- Student COVID Stories: What We Did “Here”
- “Many Tests, Never a Final,” Indonesia Brown ’22
- “40,000 Steps,” José Sánchez Córdova
- “The Distance Between Us,” Alysa Guffey
- “Off Course,” Jessica Meyers
- “Lockdown’s Life Lessons,” Veronica Navarro
- “What I Carried Home,” Adriana Pérez ’22
Lockdown wasn’t as bad as everyone makes it seem.
I’m not saying that I’m glad the pandemic happened, that so many lives were lost and so many people became unemployed, but after two years of mourning the time that I “lost” being pent up inside, I’m starting to realize that the time away from the “real world” wasn’t the worst thing for me. In fact, I think that it helped me a lot.
At the beginning of lockdown, I have to admit, I spent a lot of time on the internet and avoiding sleep. Little of my focus was on my school work, despite having more time to prioritize it. I didn’t eat healthy or exercise much.
However, I also spent a lot of time making friends, learning a skincare routine, finding new ways to keep myself busy, spending time with family and strengthening other relationships. After a while, I even began going outside more, taking walks, and discovering ways to exercise in my room.
Before lockdown, during my freshman year at Saint Mary’s, I focused far too much on competing with and comparing myself to those around me. I was constantly looking around my classes to see if anyone was wearing an outfit similar to mine to make sure that I didn’t stand out. I would regularly refresh social media to see what other girls were posting, trying to mirror exactly what they did on my own social media pages. More importantly, I made an effort to go to parties and stay out late at night, even if I didn’t want to, just because my peers were doing it and I wanted to fit in.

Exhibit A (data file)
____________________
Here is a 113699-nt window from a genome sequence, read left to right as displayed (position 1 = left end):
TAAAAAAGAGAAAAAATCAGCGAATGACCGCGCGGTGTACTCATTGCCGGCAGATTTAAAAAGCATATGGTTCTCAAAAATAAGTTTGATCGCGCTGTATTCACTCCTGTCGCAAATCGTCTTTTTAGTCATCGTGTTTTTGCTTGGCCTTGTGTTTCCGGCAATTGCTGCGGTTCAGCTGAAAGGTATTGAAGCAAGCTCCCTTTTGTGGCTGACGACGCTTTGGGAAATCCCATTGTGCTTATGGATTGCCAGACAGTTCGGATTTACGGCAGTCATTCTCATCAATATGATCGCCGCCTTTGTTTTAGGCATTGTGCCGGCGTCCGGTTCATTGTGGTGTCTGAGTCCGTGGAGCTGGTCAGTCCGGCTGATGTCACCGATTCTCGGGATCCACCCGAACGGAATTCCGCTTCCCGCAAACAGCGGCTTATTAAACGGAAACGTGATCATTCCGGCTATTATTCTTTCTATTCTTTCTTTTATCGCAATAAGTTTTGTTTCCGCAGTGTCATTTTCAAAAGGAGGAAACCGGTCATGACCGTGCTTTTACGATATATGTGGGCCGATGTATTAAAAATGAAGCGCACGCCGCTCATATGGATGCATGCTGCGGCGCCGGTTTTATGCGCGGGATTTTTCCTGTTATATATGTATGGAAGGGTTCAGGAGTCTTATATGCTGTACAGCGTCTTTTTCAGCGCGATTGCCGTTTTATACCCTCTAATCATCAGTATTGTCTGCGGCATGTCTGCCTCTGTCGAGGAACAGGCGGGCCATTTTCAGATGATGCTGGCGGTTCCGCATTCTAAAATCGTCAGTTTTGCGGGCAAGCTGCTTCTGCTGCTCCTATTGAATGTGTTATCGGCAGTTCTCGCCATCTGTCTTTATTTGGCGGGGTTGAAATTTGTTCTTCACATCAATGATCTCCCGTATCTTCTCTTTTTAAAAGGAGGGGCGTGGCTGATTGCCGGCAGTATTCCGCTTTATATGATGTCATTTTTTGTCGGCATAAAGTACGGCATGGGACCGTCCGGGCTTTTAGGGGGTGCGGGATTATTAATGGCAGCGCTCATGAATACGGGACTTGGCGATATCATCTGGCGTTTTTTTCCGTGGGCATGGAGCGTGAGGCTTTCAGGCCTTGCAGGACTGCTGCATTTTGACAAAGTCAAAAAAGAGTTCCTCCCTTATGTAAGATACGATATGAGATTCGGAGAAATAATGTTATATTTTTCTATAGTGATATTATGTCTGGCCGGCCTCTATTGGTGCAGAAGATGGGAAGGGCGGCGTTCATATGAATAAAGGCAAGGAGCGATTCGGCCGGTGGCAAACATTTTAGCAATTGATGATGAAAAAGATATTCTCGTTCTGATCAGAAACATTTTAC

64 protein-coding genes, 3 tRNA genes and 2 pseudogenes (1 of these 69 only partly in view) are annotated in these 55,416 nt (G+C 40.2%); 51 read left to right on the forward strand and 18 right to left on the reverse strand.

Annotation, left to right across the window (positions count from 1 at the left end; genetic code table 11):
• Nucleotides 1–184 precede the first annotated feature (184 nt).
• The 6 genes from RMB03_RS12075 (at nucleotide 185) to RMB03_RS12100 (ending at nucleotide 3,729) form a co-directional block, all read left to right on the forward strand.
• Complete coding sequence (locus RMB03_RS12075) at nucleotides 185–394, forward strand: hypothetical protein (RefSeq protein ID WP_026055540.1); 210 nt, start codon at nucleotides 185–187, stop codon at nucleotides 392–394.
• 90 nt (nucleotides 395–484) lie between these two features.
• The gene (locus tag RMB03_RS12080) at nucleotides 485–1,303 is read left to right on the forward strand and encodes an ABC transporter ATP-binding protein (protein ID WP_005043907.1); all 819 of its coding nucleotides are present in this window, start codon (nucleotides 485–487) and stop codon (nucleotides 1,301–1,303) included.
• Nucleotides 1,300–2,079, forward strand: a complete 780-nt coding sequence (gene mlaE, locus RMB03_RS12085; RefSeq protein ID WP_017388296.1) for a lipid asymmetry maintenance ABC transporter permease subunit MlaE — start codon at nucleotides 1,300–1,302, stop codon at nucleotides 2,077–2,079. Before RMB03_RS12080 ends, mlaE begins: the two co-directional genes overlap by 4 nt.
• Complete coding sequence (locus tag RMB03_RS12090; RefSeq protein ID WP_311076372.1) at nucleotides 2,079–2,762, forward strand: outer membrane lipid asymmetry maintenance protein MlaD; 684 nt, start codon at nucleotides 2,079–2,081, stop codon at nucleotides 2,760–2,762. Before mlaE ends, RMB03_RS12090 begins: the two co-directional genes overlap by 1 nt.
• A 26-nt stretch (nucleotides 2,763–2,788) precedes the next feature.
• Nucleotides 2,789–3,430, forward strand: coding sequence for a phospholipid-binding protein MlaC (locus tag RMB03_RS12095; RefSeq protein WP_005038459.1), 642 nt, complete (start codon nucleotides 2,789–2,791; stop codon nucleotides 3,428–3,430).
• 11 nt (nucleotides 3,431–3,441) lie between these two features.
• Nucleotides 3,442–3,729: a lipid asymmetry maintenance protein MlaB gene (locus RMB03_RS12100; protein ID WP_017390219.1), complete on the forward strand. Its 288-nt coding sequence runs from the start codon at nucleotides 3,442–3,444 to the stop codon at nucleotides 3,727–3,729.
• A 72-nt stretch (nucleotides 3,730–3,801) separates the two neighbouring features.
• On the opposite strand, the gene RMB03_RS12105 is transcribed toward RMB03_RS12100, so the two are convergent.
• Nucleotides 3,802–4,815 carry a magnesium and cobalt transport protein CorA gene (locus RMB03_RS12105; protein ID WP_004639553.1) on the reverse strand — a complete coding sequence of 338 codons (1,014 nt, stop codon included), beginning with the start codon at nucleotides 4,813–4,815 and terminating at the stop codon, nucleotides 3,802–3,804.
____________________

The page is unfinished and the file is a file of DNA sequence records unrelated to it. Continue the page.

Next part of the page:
I found that following what everyone else was doing wasn’t a good habit and didn’t really pay off, but I didn’t have the courage to realize that until I had time away from worrying about what everyone else was doing. With everyone else being trapped inside, there weren’t lavish trips to be posted, outings with friends to be shared online, parties to be bragged about, etc.
I noticed that everyone else was a lot like me, and mostly everyone also cared about what others’ thought about them, no matter how trivial that seemed.
Lockdown allowed me to be alone with my own thoughts for the first time in a long time. As corny as it sounds, I discovered who I really was. With all of the time I had to myself, I had nothing to do but think about the future. Mainly, I thought about what life was going to be like once the lockdown was over and things went back to normal. I thought about what I wanted for the future, outside of what would look best on social media, or what my peers would think of me if I chose a career that didn’t make much money.
Lockdown was also the period of time that I found out that I was accepted to Notre Dame, and I decided to take that opportunity to reinvent myself before the first day of classes. While I had continued exercising and eating better than I had at the beginning of the pandemic, I became more interested in reinventing myself on the inside.